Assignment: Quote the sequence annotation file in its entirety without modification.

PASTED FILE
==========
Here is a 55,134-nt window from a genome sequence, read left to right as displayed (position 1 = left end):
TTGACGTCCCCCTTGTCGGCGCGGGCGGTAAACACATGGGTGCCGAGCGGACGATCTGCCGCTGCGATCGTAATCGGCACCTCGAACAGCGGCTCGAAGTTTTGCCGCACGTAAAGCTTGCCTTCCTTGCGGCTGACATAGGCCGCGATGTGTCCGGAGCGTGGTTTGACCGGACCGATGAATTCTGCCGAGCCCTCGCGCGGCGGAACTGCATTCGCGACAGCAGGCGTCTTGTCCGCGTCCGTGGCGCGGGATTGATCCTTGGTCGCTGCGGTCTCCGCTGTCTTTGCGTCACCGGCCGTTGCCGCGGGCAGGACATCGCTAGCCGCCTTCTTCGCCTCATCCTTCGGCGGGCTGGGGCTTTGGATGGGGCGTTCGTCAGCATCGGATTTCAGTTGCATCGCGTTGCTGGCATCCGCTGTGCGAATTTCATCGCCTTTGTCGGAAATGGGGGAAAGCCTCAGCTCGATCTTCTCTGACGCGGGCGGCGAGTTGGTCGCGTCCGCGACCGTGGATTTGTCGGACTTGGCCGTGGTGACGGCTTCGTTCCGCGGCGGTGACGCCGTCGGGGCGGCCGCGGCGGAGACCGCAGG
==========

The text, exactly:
Here is a 55,134-nt window from a genome sequence, read left to right as displayed (position 1 = left end):
TTGACGTCCCCCTTGTCGGCGCGGGCGGTAAACACATGGGTGCCGAGCGGACGATCTGCCGCTGCGATCGTAATCGGCACCTCGAACAGCGGCTCGAAGTTTTGCCGCACGTAAAGCTTGCCTTCCTTGCGGCTGACATAGGCCGCGATGTGTCCGGAGCGTGGTTTGACCGGACCGATGAATTCTGCCGAGCCCTCGCGCGGCGGAACTGCATTCGCGACAGCAGGCGTCTTGTCCGCGTCCGTGGCGCGGGATTGATCCTTGGTCGCTGCGGTCTCCGCTGTCTTTGCGTCACCGGCCGTTGCCGCGGGCAGGACATCGCTAGCCGCCTTCTTCGCCTCATCCTTCGGCGGGCTGGGGCTTTGGATGGGGCGTTCGTCAGCATCGGATTTCAGTTGCATCGCGTTGCTGGCATCCGCTGTGCGAATTTCATCGCCTTTGTCGGAAATGGGGGAAAGCCTCAGCTCGATCTTCTCTGACGCGGGCGGCGAGTTGGTCGCGTCCGCGACCGTGGATTTGTCGGACTTGGCCGTGGTGACGGCTTCGTTCCGCGGCGGTGACGCCGTCGGGGCGGCCGCGGCGGAGACCGCAGG